“Turn unto the Lord your God”
The words of the prophet Joel serve as one of the mantras for the season of Lent, a recurring refrain which shapes the Lenten journey. But even more it provides the matrix through which to contemplate the Passion of Christ which is set before us with great intensity in Holy Week beginning today, Palm Sunday.
It is the holy business of this Holy Week to be constantly turning us to Christ who has turned to us. In a way, it is really one long liturgy that begins today and ends on Easter, a kind of circling around and around the mystery of God in the work of redemption. “Rend your hearts,” Joel exhorts us and “not your garments.” It is the business of Holy Week to break our hearts. In our turning to God, we are invited to learn two necessary and interrelated ideas. The one is the truth and dignity of our common humanity as found in our being with God; the other is the disorder and disarray of our humanity which is equally common to human experience. How will we learn to think these two contraries together? Only by immersing ourselves in the fullness and completeness of the Passion of Christ as set before us in all four accounts of the Passion in the Gospels. Such is the intensity of the logic of Holy Week.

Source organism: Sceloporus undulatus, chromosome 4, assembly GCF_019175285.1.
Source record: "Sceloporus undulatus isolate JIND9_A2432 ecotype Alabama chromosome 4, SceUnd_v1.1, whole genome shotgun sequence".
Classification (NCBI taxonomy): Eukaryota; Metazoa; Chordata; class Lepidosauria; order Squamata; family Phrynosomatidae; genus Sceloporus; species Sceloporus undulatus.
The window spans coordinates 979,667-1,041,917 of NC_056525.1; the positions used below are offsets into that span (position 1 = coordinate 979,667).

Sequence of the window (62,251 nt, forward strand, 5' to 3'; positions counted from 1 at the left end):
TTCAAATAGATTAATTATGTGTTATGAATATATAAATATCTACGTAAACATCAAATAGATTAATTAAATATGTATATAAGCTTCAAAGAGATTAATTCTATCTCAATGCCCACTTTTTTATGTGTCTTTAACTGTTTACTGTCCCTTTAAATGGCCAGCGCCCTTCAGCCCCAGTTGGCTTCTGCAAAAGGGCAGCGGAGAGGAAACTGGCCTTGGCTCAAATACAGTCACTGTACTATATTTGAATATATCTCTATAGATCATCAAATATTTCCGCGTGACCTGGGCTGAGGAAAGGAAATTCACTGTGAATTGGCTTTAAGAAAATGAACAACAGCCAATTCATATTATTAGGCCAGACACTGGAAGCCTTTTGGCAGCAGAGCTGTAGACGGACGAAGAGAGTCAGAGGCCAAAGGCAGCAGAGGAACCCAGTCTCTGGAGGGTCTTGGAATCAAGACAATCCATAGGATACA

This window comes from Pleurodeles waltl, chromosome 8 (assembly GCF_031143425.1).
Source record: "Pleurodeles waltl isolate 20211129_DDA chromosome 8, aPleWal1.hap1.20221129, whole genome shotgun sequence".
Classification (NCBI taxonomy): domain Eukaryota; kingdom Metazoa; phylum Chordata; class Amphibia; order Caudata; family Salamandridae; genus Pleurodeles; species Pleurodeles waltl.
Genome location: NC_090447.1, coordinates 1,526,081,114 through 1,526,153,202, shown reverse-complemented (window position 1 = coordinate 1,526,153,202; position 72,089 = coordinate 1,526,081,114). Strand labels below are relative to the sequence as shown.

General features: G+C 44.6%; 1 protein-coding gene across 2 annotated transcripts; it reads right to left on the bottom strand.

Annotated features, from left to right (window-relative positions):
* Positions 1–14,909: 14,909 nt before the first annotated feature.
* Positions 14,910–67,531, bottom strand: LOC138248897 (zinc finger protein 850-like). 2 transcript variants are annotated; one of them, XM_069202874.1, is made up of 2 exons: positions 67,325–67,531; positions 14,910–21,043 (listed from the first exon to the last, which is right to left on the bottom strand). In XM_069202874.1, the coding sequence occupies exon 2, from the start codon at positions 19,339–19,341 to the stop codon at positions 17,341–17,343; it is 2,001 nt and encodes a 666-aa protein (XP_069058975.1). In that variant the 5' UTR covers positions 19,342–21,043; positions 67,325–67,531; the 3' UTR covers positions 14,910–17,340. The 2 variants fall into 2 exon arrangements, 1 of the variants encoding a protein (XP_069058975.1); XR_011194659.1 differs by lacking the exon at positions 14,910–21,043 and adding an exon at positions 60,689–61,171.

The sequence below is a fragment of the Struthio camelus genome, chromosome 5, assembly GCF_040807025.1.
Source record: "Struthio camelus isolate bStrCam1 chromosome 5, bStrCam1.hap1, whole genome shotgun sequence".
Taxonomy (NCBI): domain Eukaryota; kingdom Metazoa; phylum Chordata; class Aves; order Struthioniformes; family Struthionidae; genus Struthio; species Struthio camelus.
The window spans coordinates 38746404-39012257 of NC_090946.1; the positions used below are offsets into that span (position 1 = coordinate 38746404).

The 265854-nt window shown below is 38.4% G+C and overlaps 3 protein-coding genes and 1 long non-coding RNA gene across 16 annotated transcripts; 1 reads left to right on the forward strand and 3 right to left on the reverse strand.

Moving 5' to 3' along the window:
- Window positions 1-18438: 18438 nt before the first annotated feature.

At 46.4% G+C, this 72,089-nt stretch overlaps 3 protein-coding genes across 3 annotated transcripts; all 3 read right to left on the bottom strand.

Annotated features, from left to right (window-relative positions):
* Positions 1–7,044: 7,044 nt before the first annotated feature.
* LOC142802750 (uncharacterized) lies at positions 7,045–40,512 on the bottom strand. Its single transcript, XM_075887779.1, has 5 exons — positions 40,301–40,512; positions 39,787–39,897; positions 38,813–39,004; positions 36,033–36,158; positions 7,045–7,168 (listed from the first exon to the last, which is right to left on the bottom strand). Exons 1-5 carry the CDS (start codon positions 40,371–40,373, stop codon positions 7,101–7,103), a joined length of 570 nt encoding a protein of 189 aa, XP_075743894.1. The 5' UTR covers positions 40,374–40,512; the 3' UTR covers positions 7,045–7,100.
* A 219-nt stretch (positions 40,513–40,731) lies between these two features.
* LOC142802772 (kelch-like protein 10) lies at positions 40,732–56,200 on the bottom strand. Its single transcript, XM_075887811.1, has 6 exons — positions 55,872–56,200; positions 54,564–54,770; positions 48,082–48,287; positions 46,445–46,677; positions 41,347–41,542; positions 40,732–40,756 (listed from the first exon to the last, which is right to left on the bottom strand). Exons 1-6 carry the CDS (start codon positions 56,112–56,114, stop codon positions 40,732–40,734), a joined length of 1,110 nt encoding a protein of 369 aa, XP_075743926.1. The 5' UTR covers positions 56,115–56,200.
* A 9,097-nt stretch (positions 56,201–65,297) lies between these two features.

That logic is set before us today. We turn to Christ who enters Jerusalem triumphantly. Palm branches are strewed before his way and garments, too, are laid out before him and yet he enters riding, as Zechariah prophesied, “upon an ass and a colt, the foal of an ass,” in other words humbly and in meekness. Here is no cavalcade of high-end cars and limousines, no great retinue of the rich and the mighty; instead there is the sense of joy and expectancy on the part of the common people who turn to Christ, crying out “Hosanna to the Son of David.” It moves the whole city. “Who is this?” they say, to which the multitude answer, “Jesus the Prophet of Nazareth of Galilee”. Part of the project of Holy Week is for us to realise with “the Centurion and they that were with him” that “truly this is the Son of God,” God with us to redeem us. And that means confronting the sad and sorry realities of our faults and failings, not to mention the sad and sorry realities of our broken and disordered world.